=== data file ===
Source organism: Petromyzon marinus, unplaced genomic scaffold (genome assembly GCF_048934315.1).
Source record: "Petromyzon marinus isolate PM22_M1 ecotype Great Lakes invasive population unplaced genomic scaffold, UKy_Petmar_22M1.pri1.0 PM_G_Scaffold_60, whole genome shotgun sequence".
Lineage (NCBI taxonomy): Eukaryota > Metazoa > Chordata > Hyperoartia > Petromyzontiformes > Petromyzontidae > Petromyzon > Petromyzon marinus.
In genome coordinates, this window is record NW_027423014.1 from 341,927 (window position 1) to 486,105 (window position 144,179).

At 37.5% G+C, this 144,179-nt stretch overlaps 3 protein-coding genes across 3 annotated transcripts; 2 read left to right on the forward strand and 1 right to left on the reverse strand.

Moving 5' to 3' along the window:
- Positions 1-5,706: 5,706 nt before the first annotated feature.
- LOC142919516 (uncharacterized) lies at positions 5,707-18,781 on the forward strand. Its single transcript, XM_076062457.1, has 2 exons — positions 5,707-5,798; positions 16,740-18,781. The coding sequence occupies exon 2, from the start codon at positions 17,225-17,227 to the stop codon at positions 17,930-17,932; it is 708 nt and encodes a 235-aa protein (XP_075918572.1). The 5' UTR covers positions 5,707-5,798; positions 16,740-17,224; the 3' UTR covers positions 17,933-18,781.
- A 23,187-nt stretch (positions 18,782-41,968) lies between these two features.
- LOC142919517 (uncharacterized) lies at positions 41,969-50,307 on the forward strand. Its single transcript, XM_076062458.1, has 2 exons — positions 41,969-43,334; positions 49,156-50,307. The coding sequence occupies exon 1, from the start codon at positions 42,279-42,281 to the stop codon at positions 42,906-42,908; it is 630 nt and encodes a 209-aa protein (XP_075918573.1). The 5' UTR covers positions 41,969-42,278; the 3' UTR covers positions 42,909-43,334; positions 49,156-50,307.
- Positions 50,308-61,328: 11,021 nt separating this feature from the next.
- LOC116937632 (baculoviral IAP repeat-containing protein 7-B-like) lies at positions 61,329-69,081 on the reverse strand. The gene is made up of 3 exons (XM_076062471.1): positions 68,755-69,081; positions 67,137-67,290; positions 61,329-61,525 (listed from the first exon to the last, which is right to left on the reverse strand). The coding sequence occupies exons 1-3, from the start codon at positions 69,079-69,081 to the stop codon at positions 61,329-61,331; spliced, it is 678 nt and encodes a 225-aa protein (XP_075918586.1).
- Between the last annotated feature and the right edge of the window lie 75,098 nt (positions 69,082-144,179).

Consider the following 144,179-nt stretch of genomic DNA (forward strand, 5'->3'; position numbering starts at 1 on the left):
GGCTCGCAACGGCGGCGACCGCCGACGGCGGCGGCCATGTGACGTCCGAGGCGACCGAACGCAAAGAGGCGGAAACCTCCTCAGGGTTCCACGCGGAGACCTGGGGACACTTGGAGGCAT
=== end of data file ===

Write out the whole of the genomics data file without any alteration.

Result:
Source organism: Petromyzon marinus, unplaced genomic scaffold (genome assembly GCF_048934315.1).
Source record: "Petromyzon marinus isolate PM22_M1 ecotype Great Lakes invasive population unplaced genomic scaffold, UKy_Petmar_22M1.pri1.0 PM_G_Scaffold_60, whole genome shotgun sequence".
Lineage (NCBI taxonomy): Eukaryota > Metazoa > Chordata > Hyperoartia > Petromyzontiformes > Petromyzontidae > Petromyzon > Petromyzon marinus.
In genome coordinates, this window is record NW_027423014.1 from 341,927 (window position 1) to 486,105 (window position 144,179).

At 37.5% G+C, this 144,179-nt stretch overlaps 3 protein-coding genes across 3 annotated transcripts; 2 read left to right on the forward strand and 1 right to left on the reverse strand.

Moving 5' to 3' along the window:
- Positions 1-5,706: 5,706 nt before the first annotated feature.
- LOC142919516 (uncharacterized) lies at positions 5,707-18,781 on the forward strand. Its single transcript, XM_076062457.1, has 2 exons — positions 5,707-5,798; positions 16,740-18,781. The coding sequence occupies exon 2, from the start codon at positions 17,225-17,227 to the stop codon at positions 17,930-17,932; it is 708 nt and encodes a 235-aa protein (XP_075918572.1). The 5' UTR covers positions 5,707-5,798; positions 16,740-17,224; the 3' UTR covers positions 17,933-18,781.
- A 23,187-nt stretch (positions 18,782-41,968) lies between these two features.
- LOC142919517 (uncharacterized) lies at positions 41,969-50,307 on the forward strand. Its single transcript, XM_076062458.1, has 2 exons — positions 41,969-43,334; positions 49,156-50,307. The coding sequence occupies exon 1, from the start codon at positions 42,279-42,281 to the stop codon at positions 42,906-42,908; it is 630 nt and encodes a 209-aa protein (XP_075918573.1). The 5' UTR covers positions 41,969-42,278; the 3' UTR covers positions 42,909-43,334; positions 49,156-50,307.
- Positions 50,308-61,328: 11,021 nt separating this feature from the next.
- LOC116937632 (baculoviral IAP repeat-containing protein 7-B-like) lies at positions 61,329-69,081 on the reverse strand. The gene is made up of 3 exons (XM_076062471.1): positions 68,755-69,081; positions 67,137-67,290; positions 61,329-61,525 (listed from the first exon to the last, which is right to left on the reverse strand). The coding sequence occupies exons 1-3, from the start codon at positions 69,079-69,081 to the stop codon at positions 61,329-61,331; spliced, it is 678 nt and encodes a 225-aa protein (XP_075918586.1).
- Between the last annotated feature and the right edge of the window lie 75,098 nt (positions 69,082-144,179).

Consider the following 144,179-nt stretch of genomic DNA (forward strand, 5'->3'; position numbering starts at 1 on the left):
GGCTCGCAACGGCGGCGACCGCCGACGGCGGCGGCCATGTGACGTCCGAGGCGACCGAACGCAAAGAGGCGGAAACCTCCTCAGGGTTCCACGCGGAGACCTGGGGACACTTGGAGGCAT